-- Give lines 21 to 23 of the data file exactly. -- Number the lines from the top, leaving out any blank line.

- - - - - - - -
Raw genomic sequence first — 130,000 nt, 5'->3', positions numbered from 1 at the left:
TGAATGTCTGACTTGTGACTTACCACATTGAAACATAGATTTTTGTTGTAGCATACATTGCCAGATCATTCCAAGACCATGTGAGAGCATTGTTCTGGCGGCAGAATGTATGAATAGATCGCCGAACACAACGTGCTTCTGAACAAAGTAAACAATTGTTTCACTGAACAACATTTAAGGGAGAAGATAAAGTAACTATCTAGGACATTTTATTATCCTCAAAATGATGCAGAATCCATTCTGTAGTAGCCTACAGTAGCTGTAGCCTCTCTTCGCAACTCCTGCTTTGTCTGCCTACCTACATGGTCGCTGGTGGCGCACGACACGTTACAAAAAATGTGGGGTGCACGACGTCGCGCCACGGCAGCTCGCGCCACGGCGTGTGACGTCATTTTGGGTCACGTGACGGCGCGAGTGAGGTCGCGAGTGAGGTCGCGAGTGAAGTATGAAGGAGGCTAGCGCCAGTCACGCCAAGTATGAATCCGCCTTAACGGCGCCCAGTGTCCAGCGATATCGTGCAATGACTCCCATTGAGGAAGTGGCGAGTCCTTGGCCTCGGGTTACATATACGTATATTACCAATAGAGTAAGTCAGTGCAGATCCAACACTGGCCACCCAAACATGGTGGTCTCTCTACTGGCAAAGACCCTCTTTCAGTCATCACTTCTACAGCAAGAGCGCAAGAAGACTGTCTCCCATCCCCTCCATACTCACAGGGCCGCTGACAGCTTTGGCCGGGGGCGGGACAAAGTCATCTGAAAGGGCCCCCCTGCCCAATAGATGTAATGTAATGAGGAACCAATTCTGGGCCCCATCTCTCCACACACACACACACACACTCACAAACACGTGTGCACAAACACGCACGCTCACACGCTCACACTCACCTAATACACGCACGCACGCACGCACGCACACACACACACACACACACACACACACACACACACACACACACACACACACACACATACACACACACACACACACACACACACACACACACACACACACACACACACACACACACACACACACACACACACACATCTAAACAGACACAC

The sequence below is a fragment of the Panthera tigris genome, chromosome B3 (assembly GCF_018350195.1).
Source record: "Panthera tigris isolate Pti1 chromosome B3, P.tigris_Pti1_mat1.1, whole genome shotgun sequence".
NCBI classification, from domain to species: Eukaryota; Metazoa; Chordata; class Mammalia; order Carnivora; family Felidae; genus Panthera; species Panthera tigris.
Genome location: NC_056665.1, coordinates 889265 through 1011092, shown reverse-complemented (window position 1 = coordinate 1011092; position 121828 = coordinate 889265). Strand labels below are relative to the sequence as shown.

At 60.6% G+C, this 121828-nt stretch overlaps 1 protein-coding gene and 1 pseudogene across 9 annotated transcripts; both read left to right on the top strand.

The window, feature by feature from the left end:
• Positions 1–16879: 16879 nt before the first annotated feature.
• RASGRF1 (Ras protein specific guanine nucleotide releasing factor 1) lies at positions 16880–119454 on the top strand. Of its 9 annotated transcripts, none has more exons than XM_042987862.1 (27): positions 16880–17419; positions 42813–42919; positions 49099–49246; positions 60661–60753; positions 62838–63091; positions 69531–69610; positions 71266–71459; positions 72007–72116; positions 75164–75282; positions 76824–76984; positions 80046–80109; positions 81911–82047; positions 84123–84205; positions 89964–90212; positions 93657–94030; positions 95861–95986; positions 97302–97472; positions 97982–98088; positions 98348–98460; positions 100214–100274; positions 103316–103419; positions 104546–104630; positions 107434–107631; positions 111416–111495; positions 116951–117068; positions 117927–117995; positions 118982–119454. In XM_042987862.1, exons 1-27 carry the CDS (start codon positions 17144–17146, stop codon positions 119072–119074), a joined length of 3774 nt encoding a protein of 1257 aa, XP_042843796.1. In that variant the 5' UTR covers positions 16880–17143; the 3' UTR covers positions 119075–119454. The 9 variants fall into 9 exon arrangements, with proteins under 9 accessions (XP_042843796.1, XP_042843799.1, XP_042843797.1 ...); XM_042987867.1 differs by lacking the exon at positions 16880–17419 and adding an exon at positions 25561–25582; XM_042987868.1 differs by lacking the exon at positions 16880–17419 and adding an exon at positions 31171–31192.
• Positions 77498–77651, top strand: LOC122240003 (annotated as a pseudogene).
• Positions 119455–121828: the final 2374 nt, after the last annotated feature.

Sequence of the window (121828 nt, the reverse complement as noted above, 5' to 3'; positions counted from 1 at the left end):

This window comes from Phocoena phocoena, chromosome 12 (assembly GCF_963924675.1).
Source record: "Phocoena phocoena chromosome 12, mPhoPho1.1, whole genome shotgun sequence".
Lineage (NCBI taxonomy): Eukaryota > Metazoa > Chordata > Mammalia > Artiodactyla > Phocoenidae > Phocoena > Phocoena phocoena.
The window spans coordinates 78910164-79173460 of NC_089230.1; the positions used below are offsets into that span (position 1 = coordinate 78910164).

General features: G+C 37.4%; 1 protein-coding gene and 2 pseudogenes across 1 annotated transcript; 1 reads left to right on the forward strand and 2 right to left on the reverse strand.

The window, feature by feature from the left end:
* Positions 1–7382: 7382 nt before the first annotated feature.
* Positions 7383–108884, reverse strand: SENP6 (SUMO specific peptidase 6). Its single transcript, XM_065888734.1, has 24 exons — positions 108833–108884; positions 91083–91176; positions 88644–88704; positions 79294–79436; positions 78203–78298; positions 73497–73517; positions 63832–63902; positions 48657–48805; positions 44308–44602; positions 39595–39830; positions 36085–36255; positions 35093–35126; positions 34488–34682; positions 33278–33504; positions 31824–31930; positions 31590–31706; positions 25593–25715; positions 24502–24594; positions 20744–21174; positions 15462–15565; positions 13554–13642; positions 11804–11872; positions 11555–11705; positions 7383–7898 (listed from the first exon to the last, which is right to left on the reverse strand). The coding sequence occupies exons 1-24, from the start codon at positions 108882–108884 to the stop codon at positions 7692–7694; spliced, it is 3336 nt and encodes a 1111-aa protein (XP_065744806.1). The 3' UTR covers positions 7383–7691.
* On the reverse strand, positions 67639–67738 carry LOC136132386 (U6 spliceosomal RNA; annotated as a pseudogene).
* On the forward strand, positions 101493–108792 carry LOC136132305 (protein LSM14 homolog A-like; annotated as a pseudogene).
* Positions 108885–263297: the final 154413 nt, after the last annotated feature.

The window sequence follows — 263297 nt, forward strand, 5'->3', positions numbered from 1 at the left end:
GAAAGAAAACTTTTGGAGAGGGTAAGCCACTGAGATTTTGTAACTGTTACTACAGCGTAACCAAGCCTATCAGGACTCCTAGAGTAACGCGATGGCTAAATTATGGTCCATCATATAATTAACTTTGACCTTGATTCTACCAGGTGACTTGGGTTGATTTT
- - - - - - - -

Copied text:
* Positions 7383–108884, reverse strand: SENP6 (SUMO specific peptidase 6). Its single transcript, XM_065888734.1, has 24 exons — positions 108833–108884; positions 91083–91176; positions 88644–88704; positions 79294–79436; positions 78203–78298; positions 73497–73517; positions 63832–63902; positions 48657–48805; positions 44308–44602; positions 39595–39830; positions 36085–36255; positions 35093–35126; positions 34488–34682; positions 33278–33504; positions 31824–31930; positions 31590–31706; positions 25593–25715; positions 24502–24594; positions 20744–21174; positions 15462–15565; positions 13554–13642; positions 11804–11872; positions 11555–11705; positions 7383–7898 (listed from the first exon to the last, which is right to left on the reverse strand). The coding sequence occupies exons 1-24, from the start codon at positions 108882–108884 to the stop codon at positions 7692–7694; spliced, it is 3336 nt and encodes a 1111-aa protein (XP_065744806.1). The 3' UTR covers positions 7383–7691.
* On the reverse strand, positions 67639–67738 carry LOC136132386 (U6 spliceosomal RNA; annotated as a pseudogene).
* On the forward strand, positions 101493–108792 carry LOC136132305 (protein LSM14 homolog A-like; annotated as a pseudogene).